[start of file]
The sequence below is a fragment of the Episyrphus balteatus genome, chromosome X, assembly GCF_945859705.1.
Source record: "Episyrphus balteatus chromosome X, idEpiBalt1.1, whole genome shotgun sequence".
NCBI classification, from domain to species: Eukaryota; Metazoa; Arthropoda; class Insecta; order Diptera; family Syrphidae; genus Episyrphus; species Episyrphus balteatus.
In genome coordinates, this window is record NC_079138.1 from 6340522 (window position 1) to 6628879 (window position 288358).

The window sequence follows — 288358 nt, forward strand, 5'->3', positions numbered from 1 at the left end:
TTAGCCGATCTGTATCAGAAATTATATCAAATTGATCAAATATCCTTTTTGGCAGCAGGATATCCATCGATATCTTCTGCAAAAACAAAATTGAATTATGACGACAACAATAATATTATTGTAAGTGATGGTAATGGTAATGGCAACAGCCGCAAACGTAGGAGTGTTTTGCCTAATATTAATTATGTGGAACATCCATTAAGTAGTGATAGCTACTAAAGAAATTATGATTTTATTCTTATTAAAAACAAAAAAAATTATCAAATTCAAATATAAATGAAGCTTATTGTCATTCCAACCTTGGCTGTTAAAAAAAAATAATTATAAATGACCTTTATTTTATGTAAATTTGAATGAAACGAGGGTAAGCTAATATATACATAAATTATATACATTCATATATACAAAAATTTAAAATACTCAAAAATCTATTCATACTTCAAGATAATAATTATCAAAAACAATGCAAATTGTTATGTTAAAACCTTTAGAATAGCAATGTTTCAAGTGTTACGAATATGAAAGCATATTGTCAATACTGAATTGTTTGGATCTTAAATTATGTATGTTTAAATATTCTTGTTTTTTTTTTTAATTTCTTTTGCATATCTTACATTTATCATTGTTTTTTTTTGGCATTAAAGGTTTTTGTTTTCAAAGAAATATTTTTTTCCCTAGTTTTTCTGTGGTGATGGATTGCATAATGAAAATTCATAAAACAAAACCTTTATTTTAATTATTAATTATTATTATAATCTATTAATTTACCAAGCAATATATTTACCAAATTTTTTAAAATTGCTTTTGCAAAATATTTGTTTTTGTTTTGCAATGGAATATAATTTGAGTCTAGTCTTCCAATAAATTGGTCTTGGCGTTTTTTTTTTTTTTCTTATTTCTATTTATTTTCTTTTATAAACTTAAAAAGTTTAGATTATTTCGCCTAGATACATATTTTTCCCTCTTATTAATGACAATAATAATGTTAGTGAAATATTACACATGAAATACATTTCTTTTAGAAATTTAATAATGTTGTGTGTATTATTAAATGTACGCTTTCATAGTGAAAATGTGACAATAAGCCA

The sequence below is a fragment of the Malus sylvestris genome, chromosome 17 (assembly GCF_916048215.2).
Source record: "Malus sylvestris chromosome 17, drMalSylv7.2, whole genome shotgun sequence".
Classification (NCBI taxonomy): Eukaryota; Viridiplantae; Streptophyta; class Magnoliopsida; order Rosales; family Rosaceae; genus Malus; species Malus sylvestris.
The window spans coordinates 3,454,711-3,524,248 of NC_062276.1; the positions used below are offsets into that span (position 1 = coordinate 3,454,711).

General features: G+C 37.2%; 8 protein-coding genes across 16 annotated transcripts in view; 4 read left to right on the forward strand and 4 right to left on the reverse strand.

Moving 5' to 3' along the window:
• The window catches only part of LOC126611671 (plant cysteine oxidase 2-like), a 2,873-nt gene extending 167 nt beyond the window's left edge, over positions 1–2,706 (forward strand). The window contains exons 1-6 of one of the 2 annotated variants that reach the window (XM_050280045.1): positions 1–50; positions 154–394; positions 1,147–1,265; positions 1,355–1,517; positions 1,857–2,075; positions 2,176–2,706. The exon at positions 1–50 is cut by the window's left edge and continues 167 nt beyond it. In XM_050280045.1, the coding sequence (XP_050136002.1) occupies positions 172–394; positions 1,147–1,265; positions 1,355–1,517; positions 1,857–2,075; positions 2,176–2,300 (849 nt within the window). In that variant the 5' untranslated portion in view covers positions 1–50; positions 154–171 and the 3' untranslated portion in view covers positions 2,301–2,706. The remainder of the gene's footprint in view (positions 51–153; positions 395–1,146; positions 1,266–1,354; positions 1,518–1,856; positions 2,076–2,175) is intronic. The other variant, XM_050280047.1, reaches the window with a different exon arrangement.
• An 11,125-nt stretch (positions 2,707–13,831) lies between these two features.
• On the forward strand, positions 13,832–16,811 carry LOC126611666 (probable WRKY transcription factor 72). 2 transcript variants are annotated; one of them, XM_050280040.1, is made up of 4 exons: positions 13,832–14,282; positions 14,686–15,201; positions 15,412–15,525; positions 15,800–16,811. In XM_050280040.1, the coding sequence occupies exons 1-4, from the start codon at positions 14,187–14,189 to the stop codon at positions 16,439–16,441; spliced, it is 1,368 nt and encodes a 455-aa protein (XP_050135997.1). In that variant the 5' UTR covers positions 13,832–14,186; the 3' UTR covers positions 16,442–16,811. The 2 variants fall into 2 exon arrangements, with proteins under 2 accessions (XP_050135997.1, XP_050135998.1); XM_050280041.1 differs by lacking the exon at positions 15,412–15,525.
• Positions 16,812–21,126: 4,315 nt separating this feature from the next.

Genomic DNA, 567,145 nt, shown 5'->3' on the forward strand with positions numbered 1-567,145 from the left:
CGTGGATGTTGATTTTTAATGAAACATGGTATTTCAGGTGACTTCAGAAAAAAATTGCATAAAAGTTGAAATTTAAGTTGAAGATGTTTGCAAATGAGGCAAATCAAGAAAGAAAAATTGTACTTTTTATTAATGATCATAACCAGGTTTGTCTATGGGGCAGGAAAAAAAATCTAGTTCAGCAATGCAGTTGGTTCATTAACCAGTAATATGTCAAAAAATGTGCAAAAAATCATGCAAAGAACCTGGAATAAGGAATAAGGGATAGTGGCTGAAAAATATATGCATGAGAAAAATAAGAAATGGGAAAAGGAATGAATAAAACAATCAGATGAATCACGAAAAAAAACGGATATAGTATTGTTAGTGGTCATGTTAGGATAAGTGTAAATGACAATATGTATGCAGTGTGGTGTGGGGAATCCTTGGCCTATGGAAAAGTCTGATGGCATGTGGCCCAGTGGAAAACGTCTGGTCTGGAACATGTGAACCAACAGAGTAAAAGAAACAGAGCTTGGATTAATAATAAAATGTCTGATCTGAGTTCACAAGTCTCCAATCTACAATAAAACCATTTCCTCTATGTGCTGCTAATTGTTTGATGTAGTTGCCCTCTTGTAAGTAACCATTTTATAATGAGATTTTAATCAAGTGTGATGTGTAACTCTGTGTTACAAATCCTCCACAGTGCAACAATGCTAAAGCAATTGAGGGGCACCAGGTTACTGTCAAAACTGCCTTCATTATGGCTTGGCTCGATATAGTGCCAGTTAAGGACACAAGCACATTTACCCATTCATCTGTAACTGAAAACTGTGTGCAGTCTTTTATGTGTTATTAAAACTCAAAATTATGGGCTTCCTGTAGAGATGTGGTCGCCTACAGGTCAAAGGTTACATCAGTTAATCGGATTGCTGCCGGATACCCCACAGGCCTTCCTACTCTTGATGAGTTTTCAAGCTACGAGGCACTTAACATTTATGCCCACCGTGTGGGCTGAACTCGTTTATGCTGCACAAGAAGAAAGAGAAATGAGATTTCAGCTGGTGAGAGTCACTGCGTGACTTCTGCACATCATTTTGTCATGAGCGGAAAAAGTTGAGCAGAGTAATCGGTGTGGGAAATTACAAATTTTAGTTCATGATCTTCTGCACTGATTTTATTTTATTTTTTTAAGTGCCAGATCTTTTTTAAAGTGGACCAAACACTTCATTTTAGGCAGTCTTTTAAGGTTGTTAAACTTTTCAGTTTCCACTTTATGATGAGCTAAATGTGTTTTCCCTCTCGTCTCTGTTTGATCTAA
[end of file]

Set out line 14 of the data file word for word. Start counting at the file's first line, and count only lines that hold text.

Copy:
• An 11,125-nt stretch (positions 2,707–13,831) lies between these two features.